• Russian twist
  • Jackknife
  • Oblique curls
  • Reverse curls
  • Roll-ups
  • Full push-ups

This means that you should avoid traditional core-strengthening exercises.

But apart from doing the right exercises and avoiding the regular core strengthening exercises, here are a few other things you can do to improve your condition.

Other Things To Do

  • Practice good posture.
  • Avoid lifting heavy objects.
  • Flex your knees and roll out of bed.
  • Place a pillow to support your back while sitting.

These extra precautions will protect you from the following complications.

Diastasis Recti Complications

  • Low back pain
  • Weak pelvic floor muscles
  • Bad posture
  • Weak trunk mobility and stability
  • A hernia


Diastasis recti can be treated and cured if you start exercising at the right time. Maintaining good posture, taking precautions, and getting regular check-ups done are key.

Do not rush your recovery. Take your time to build strength, and you will get rid of the “mommy pooch” faster than you think. So, talk to your doctor today and get to work. Take care!

  1. “Diastasis recti abdominis – a review of treatment methods.”, Ginekologia polska, US National Library of Medicine
  2. “Prevalence and risk factors of diastasis recti abdominis from late pregnancy to 6 months postpartum, and relationship with lumbo-pelvic pain.”, Manual Therapy, US National Library of Medicine

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Charushila Biswas

Charushila Biswas is a Senior Content Writer and an ISSA Certified Fitness Nutritionist. She is an alumni of VIT University, Vellore and has worked on transgenic wheat as a part of her Masters dissertation from NRCPB (IARI), New Delhi. After completing her Masters, she developed a passion for nutrition and fitness, which are closely related to human psychology. And that prompted her to author a review article in 2015. She has written over 200 articles on Fitness and Nutrition. In her leisure time, Charushila loves to cook and enjoys mobile photography.

12 Weeks of Workouts to Rebuild After Diastasis Recti

Click Here to Download a PDF of the Entire 12-Week Cycle

Diastasis recti is a thinning of the tissue that connects the two sides of the rectus abdominis. This tissue is called the linea alba.

When pressure builds, as inevitably happens during pregnancy, the connective tissues weaken and become thinner. This also increases the load in other parts of your body, which can affect posture and cause back pain. Pregnancy is a common cause of diastasis recti, but it can also be caused by rapid weight gain, intense abdominal exercise, and even heavy lifting.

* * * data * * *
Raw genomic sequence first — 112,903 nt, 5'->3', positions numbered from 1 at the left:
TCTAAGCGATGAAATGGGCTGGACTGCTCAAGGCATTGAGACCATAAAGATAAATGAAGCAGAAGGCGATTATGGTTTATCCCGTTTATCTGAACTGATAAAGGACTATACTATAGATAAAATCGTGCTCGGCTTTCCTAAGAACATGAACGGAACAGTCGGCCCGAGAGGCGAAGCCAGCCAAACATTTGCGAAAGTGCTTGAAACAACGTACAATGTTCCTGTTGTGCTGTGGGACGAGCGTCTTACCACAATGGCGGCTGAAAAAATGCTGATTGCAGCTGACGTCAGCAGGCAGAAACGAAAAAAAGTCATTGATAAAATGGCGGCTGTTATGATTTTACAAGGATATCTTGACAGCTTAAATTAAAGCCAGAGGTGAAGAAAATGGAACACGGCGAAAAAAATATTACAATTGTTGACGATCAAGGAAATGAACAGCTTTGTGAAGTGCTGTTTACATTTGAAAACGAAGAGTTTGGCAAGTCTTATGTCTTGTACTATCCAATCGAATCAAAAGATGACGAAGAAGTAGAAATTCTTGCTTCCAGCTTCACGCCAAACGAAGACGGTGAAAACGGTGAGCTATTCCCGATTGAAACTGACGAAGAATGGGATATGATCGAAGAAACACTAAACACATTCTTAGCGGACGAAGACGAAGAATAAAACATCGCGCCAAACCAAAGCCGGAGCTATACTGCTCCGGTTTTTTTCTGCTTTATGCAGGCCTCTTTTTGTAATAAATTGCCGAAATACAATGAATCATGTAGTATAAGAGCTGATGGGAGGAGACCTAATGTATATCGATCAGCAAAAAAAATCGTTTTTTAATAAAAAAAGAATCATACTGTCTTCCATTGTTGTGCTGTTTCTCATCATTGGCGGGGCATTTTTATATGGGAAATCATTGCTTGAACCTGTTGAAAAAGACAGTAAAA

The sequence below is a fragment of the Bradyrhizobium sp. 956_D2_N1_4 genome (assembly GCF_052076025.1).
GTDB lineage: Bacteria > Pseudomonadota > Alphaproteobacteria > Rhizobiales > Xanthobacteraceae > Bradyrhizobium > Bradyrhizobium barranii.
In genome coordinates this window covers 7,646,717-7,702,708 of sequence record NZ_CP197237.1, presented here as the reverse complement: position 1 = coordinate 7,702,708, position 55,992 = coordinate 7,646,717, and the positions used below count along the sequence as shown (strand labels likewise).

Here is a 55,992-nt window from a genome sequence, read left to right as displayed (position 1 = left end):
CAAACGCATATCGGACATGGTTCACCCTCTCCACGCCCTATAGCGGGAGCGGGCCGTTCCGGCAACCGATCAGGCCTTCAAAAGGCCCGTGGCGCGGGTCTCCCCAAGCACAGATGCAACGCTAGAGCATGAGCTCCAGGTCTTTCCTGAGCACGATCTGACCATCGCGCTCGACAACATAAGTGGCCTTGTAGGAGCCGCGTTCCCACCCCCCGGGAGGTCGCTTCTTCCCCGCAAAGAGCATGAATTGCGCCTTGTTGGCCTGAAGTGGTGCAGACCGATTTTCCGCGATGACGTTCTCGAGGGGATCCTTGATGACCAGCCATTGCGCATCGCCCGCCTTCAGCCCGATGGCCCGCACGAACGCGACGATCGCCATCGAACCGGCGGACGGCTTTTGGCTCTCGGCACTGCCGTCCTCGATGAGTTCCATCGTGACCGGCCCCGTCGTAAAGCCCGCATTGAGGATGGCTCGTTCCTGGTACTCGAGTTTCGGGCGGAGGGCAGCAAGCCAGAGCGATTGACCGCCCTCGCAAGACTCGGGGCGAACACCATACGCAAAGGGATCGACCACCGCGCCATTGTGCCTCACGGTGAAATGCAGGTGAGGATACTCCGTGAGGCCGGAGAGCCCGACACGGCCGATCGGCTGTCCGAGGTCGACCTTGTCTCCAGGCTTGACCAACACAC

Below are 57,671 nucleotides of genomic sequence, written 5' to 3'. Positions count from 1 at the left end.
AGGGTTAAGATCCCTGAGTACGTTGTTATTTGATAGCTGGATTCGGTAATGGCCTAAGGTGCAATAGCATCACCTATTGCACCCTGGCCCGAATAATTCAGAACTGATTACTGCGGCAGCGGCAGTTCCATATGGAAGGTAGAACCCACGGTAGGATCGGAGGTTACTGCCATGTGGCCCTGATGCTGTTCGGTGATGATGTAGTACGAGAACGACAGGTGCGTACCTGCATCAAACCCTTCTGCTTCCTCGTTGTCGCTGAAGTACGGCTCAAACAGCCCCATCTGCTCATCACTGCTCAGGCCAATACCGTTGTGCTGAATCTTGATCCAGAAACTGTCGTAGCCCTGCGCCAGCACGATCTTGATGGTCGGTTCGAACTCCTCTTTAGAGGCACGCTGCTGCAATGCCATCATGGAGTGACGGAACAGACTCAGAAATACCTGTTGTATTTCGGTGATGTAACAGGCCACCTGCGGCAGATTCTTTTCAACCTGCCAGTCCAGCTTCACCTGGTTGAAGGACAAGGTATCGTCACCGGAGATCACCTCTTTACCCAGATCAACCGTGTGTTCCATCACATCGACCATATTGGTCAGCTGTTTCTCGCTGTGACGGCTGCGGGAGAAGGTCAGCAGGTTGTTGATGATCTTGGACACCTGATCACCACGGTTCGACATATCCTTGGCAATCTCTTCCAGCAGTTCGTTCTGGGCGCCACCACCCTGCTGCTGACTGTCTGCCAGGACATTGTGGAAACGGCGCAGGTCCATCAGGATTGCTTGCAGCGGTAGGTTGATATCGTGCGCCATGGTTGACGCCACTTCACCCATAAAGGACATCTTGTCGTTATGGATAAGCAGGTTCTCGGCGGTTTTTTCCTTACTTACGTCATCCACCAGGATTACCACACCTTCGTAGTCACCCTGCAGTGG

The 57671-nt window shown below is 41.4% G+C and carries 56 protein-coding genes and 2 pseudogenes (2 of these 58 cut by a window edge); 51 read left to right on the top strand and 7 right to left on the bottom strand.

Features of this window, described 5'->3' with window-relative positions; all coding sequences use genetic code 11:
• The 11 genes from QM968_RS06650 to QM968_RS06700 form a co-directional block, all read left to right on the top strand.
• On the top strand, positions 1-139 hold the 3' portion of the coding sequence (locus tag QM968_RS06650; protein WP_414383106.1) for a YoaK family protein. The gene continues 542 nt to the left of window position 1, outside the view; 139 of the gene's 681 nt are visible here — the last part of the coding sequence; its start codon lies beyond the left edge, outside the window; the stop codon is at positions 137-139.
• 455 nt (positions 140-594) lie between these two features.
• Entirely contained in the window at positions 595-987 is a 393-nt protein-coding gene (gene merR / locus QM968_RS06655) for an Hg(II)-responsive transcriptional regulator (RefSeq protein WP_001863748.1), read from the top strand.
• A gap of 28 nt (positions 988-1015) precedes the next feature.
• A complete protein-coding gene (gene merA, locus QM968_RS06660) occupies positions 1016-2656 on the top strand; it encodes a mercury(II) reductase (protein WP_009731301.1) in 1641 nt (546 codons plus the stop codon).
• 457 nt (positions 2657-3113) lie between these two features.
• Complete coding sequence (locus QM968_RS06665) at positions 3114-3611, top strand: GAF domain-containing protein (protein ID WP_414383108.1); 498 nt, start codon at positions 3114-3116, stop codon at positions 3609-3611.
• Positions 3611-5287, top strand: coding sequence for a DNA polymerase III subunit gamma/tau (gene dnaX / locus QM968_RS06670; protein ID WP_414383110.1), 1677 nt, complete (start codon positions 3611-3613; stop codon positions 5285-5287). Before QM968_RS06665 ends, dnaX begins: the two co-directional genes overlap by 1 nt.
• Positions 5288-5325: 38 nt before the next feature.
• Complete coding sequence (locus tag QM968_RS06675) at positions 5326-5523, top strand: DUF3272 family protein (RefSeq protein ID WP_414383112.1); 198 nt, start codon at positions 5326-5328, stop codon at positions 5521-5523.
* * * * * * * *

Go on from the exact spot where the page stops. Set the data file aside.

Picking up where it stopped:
If you have diastasis recti, you will need to adjust your training. I’ve designed a twelve-week diastasis recti recovery cycle of workouts to help you get through the healing process without missing your time in the gym.

Signs of Diastasis Recti

The typical way to test for diastasis recti is to lie flat on your back and lift your head off the ground while palpating along the entire linea alba. Here is a helpful video demonstration of a test:

If you have diastasis recti, you might also notice an abdominal protrusion when you do crunches, or you might have a stubborn pregnancy pooch. Research suggests you can have an abdominal protrusion without a diastasis and vice versa. If you observe an abdominal protrusion while doing crunches or any other time, discuss it with your doctor or a physical therapist so you can determine the exact cause.

“If you have diastasis recti, diet and regular exercise can help, but skip the hundreds of GHD sit ups until your diastasis is completely healed. Now more than ever, your training needs to be smart.”

Although diastasis recti is a separation of the rectus abdominus muscles, studies indicate the transversus abdominis also plays a critical role in the prevention and treatment of diastasis recti. When I worked on closing my diastasis recti after the birth of my second child, I found it helpful to focus on engaging the transversus abdominis while standing and sitting.

If you have diastasis recti, diet and regular exercise can help, but you’ll also need to skip the hundreds of GHD sit ups until your diastasis is completely healed.

A Twelve-Week Cycle of Free Workouts